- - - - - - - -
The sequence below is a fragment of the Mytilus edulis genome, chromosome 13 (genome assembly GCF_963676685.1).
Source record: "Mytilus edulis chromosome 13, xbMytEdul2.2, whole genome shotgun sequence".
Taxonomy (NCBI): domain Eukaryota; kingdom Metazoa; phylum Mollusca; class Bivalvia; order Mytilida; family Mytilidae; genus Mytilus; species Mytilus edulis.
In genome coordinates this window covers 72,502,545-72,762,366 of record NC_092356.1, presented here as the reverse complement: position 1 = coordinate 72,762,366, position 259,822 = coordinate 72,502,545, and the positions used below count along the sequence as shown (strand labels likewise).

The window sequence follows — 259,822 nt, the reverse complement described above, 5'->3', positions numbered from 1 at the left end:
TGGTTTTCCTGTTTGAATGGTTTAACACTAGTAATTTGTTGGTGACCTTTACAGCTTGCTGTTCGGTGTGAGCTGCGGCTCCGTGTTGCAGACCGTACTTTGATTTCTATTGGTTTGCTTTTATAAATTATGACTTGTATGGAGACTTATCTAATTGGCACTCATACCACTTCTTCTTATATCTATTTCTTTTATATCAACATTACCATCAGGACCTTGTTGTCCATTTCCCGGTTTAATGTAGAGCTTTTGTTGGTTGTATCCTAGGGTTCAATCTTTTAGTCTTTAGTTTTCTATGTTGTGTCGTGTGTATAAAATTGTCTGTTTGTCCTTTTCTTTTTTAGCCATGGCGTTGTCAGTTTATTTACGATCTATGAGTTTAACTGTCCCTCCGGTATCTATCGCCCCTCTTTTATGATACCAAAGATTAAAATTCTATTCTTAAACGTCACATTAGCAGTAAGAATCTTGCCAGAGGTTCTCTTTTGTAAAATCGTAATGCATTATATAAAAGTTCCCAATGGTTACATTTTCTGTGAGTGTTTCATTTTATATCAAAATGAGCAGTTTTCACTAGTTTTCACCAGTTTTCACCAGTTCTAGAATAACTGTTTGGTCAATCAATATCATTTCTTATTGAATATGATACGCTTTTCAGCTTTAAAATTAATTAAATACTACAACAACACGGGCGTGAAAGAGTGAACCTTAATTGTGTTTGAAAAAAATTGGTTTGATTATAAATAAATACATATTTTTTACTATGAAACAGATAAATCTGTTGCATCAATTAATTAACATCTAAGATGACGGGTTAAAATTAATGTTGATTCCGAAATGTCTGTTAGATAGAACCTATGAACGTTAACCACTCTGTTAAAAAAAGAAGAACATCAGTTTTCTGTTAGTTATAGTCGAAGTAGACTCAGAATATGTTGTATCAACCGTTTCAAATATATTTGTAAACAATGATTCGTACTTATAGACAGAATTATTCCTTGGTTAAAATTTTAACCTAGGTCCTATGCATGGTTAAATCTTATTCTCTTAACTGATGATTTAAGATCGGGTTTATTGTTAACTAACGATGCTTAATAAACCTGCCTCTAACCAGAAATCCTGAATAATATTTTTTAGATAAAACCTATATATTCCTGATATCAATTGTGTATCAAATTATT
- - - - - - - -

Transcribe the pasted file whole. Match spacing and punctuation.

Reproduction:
The sequence below is a fragment of the Mytilus edulis genome, chromosome 13 (genome assembly GCF_963676685.1).
Source record: "Mytilus edulis chromosome 13, xbMytEdul2.2, whole genome shotgun sequence".
Taxonomy (NCBI): domain Eukaryota; kingdom Metazoa; phylum Mollusca; class Bivalvia; order Mytilida; family Mytilidae; genus Mytilus; species Mytilus edulis.
In genome coordinates this window covers 72,502,545-72,762,366 of record NC_092356.1, presented here as the reverse complement: position 1 = coordinate 72,762,366, position 259,822 = coordinate 72,502,545, and the positions used below count along the sequence as shown (strand labels likewise).

The window sequence follows — 259,822 nt, the reverse complement described above, 5'->3', positions numbered from 1 at the left end:
TGGTTTTCCTGTTTGAATGGTTTAACACTAGTAATTTGTTGGTGACCTTTACAGCTTGCTGTTCGGTGTGAGCTGCGGCTCCGTGTTGCAGACCGTACTTTGATTTCTATTGGTTTGCTTTTATAAATTATGACTTGTATGGAGACTTATCTAATTGGCACTCATACCACTTCTTCTTATATCTATTTCTTTTATATCAACATTACCATCAGGACCTTGTTGTCCATTTCCCGGTTTAATGTAGAGCTTTTGTTGGTTGTATCCTAGGGTTCAATCTTTTAGTCTTTAGTTTTCTATGTTGTGTCGTGTGTATAAAATTGTCTGTTTGTCCTTTTCTTTTTTAGCCATGGCGTTGTCAGTTTATTTACGATCTATGAGTTTAACTGTCCCTCCGGTATCTATCGCCCCTCTTTTATGATACCAAAGATTAAAATTCTATTCTTAAACGTCACATTAGCAGTAAGAATCTTGCCAGAGGTTCTCTTTTGTAAAATCGTAATGCATTATATAAAAGTTCCCAATGGTTACATTTTCTGTGAGTGTTTCATTTTATATCAAAATGAGCAGTTTTCACTAGTTTTCACCAGTTTTCACCAGTTCTAGAATAACTGTTTGGTCAATCAATATCATTTCTTATTGAATATGATACGCTTTTCAGCTTTAAAATTAATTAAATACTACAACAACACGGGCGTGAAAGAGTGAACCTTAATTGTGTTTGAAAAAAATTGGTTTGATTATAAATAAATACATATTTTTTACTATGAAACAGATAAATCTGTTGCATCAATTAATTAACATCTAAGATGACGGGTTAAAATTAATGTTGATTCCGAAATGTCTGTTAGATAGAACCTATGAACGTTAACCACTCTGTTAAAAAAAGAAGAACATCAGTTTTCTGTTAGTTATAGTCGAAGTAGACTCAGAATATGTTGTATCAACCGTTTCAAATATATTTGTAAACAATGATTCGTACTTATAGACAGAATTATTCCTTGGTTAAAATTTTAACCTAGGTCCTATGCATGGTTAAATCTTATTCTCTTAACTGATGATTTAAGATCGGGTTTATTGTTAACTAACGATGCTTAATAAACCTGCCTCTAACCAGAAATCCTGAATAATATTTTTTAGATAAAACCTATATATTCCTGATATCAATTGTGTATCAAATTATT